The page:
Instead of my friends, I made eye contact with Derek K. Miller and felt safe. I felt really, really safe, I let my guard down, and I had one hell of a successful talk. I don’t know if I could’ve had that same vulnerability without lucking into someone who was so incredibly responsive and supportive in the audience, like Derek was for me. He had this little smile throughout the speech, never broke eye contact for the whole half-hour, and now, whenever I think of Derek, I see him sitting left of centre in the front of that audience, his legs crossed, leaning on the armrest, his camera in his lap.

But, because the advanced stage of cancer left me unable to experience more tangibly the gift of his in-person friendship, the part of me that will mourn Derek the most is Me the Writer.

Even seasoned writers will tell you that ripping the Band-aid off and exposing your gaping wounds on the page is a tough, tough business. So many of us get wrapped up in the drama of it, dressing up the experience and making it so much more, or else totally missing the ballpark with this clinical detachment that “tells” and doesn’t show what’s going on. In those weak and affected retellings we lose the truth of the experience, and it’s nailing the truth that makes for great writing.

Derek, though, he had this incredible balance, an economy of language, and it just worked so well. His scientific predilections made him irrepressibly truthful, always, and frankly straight about it, but his heart infused his passion in his words, and his boyish wonder of the world would be inescapably obvious. Few writers can offer that combination of heart, passion, matter-of-factness, and childlike wonder, and Miller brought it all with a bang. His voice was rare.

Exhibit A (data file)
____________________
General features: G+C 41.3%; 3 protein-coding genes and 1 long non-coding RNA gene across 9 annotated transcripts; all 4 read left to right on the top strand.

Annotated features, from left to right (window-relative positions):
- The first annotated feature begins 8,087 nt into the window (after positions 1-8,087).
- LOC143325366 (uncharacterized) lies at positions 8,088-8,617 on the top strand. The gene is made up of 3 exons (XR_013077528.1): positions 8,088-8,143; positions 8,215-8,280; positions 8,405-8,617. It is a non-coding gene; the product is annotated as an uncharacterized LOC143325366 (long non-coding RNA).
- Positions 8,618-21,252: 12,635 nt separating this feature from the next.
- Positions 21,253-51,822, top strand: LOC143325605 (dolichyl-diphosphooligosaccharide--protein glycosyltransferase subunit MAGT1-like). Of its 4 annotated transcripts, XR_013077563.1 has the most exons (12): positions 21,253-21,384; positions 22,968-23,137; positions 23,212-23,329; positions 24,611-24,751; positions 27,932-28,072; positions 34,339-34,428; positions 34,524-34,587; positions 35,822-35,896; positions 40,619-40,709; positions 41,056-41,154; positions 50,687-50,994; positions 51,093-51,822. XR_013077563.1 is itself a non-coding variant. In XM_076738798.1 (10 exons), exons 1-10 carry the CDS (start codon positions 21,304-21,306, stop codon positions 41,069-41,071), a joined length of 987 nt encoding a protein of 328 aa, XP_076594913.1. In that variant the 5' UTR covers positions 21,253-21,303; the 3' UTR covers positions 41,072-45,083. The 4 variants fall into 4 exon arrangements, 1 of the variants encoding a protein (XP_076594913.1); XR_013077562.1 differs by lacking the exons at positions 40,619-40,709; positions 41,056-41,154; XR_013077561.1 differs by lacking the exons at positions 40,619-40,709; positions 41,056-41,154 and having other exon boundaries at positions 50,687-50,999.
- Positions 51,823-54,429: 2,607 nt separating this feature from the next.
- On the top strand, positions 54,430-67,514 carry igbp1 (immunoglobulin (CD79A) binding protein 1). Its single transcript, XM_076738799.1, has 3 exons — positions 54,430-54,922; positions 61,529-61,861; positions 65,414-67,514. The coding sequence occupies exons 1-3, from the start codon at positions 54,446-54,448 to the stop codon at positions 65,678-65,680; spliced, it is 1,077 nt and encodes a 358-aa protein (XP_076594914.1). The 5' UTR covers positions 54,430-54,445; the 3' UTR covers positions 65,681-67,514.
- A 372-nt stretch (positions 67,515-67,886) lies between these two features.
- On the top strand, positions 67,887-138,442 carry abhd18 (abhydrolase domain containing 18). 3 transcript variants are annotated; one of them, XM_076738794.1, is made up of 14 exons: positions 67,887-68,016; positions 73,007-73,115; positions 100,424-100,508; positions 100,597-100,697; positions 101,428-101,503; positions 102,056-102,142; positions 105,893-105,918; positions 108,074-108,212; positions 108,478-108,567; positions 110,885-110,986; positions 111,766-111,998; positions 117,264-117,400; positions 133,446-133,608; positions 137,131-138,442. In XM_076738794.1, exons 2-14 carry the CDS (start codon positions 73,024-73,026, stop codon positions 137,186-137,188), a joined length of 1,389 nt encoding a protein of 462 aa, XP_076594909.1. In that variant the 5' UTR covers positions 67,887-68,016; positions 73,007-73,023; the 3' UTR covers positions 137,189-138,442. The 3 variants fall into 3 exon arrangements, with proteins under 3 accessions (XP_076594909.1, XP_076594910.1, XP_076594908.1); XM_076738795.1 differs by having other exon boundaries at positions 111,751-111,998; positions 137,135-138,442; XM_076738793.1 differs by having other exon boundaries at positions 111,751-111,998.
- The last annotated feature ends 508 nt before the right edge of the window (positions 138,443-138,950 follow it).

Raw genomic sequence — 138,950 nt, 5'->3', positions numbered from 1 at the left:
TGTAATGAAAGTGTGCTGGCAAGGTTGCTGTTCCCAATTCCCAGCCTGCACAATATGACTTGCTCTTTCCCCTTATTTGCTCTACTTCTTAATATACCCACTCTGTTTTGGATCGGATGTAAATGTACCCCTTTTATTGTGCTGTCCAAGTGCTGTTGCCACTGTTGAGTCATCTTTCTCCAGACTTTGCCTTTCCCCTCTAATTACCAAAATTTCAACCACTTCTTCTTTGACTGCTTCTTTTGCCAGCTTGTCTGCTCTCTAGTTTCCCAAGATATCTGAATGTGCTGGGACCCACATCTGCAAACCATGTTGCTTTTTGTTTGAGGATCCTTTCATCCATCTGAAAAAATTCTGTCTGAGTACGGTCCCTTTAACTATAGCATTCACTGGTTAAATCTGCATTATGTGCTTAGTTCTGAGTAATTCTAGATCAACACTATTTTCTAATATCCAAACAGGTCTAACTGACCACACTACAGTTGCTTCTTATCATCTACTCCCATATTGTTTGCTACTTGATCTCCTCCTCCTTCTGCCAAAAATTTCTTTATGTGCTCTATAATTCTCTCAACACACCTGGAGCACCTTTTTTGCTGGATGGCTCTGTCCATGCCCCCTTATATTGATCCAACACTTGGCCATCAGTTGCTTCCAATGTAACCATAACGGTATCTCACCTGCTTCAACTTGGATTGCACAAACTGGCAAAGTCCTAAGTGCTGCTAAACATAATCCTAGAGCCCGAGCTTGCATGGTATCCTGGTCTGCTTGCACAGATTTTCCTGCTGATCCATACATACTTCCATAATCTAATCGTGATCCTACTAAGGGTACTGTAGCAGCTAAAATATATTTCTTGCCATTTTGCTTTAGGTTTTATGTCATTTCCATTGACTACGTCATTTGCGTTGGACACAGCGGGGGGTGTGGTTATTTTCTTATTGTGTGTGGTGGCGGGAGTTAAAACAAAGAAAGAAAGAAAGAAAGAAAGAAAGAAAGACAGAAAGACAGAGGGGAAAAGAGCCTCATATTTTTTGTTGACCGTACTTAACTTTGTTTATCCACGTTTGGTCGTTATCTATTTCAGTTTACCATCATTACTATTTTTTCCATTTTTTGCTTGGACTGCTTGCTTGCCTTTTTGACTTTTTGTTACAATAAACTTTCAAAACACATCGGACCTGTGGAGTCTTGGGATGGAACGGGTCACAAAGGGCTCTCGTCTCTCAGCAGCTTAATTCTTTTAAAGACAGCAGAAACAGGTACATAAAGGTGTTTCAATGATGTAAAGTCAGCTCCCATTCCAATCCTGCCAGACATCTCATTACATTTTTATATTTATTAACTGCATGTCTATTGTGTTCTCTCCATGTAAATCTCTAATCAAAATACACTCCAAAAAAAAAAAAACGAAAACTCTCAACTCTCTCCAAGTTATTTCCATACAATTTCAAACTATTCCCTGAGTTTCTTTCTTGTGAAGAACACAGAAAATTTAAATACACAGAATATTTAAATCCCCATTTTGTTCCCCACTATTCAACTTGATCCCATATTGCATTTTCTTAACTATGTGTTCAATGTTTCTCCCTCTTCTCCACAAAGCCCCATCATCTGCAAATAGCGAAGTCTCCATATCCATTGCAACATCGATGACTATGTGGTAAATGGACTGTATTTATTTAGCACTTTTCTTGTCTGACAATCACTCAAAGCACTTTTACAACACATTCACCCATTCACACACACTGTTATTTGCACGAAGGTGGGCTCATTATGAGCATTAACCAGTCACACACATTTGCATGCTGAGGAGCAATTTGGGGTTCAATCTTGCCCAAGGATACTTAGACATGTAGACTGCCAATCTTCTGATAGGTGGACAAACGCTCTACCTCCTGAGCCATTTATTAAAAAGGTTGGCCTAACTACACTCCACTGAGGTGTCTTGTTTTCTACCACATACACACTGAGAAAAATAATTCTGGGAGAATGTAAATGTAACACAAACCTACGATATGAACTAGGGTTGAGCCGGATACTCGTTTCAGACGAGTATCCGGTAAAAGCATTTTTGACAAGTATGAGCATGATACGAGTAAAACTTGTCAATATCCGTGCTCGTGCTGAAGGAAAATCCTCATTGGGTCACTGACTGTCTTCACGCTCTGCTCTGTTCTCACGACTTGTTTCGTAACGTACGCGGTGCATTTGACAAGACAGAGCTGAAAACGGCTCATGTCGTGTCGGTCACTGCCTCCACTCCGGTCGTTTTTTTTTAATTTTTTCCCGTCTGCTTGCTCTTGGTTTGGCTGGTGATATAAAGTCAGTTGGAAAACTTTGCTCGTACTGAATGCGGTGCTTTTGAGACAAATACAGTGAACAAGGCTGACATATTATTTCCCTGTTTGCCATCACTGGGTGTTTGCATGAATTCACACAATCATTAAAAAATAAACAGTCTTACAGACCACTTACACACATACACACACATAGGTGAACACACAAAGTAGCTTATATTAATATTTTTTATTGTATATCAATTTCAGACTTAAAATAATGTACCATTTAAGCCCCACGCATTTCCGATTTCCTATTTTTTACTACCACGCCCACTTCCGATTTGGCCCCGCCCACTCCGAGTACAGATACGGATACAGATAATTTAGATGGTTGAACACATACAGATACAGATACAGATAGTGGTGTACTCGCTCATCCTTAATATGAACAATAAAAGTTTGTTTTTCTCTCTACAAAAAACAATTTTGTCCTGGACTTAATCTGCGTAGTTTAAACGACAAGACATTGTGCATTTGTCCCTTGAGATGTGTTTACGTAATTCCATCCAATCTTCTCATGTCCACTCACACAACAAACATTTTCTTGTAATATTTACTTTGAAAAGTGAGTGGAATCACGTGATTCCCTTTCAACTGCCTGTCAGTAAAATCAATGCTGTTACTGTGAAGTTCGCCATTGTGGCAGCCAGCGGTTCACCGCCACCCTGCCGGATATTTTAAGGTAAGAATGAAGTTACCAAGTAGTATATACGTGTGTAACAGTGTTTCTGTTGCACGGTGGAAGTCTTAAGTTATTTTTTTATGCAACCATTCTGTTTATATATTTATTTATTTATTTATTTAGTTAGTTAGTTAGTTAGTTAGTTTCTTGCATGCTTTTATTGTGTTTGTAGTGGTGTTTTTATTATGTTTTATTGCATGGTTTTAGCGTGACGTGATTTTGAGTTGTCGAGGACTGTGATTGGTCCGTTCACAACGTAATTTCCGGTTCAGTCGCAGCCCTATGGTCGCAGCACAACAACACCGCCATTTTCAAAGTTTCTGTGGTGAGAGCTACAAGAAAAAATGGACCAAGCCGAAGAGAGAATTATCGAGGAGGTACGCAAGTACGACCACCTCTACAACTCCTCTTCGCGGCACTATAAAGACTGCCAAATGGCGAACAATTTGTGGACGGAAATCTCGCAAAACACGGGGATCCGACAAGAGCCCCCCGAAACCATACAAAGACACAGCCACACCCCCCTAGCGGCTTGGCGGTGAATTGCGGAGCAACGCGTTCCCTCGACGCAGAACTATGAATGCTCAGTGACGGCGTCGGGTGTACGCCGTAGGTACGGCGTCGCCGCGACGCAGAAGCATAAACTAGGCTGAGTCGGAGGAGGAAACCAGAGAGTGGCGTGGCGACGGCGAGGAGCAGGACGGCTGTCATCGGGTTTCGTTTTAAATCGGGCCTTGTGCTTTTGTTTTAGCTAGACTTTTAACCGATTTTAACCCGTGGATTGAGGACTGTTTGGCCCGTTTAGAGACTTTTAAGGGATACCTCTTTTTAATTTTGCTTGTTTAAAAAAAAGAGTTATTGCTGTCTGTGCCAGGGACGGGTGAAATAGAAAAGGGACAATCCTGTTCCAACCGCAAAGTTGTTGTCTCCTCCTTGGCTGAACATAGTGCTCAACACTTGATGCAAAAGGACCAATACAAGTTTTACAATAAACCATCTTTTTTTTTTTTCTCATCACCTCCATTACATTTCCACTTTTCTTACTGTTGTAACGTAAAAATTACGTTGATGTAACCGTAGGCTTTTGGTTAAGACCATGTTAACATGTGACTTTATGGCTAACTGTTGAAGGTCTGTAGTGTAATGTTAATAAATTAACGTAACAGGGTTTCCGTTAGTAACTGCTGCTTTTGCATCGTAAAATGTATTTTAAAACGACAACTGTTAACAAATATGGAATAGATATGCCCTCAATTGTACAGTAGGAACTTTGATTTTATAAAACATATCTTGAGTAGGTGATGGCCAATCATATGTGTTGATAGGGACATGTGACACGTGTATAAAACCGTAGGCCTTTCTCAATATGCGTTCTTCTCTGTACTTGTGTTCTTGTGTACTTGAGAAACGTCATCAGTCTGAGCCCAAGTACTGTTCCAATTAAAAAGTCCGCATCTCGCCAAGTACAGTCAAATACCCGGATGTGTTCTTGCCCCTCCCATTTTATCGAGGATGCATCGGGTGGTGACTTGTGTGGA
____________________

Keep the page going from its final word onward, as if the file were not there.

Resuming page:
And he wasn’t afraid. He had no pride getting in the way of telling us he was wearing diapers at the end, or in explaining physicality of the disease itself. He didn’t play the sympathy card. He simply wrote.

He wrote for the purest reason a man can write — to share his story because he knows he’s not alone in the human condition, and even if he would never meet that face on the other side of the world, he’d have told his story. A ripple in the pond. That’s all most writers really want to make — a ripple in the pond.

Derek K. Miller had one of the earliest online presences in this country. He had a legendary history on the web. He kept a weblog for almost as long as they’ve been around — 14 years now.

He wrote because he simply had to write.

He’s the kind of person I want to be when I grow up.

And he doesn’t exist anymore.

We, the Vancouver community, will forever remember you, Derek. You used the internet in the way we dream the whole world would — to teach, inspire, communicate, shed truth, entertain, build community, record posterity, and, most of all, just plain make friends.

Another good man’s done and gone, too fucking soon. Rest in peace.

**** **** **** ****

My Dream For Derek:

I love that Derek’s The Last Post is causing people to stop and rethink life around the world — from Roger Ebert all the way down to a housewife sobbing as she reads it on her iPhone in the WalMart parking lot (like a friend back east told me she did). He was that good a writer. He deserves the audience, even if he’s gone.

It’s his ripple in the pond, and I hope it ripples forever.

I would love a publisher to take his work and make it into book form. I would buy that book. I would gift that book.

I would love his amazing daughters and wife to receive royalties on his life’s work.

If Derek’s work could have a life after him, and provide a life for his daughters, it would be a beautiful, wonderful thing to behold.

The world would be a far, far better place if it were men like Derek that we all aspired to be, not celebrities.

Derek K. Miller, a man for the ages.

PS: The photo’s caption isn’t displaying for some reason. It’s a self-portrait taken in the photo booth at Derek’s Living Wake, about 6 weeks before his death. He chose it as his last Facebook profile avatar, and I think it was Derek’s funny way of toasting his friends for being a part of his life. ‘Cos he’s that kinda guy.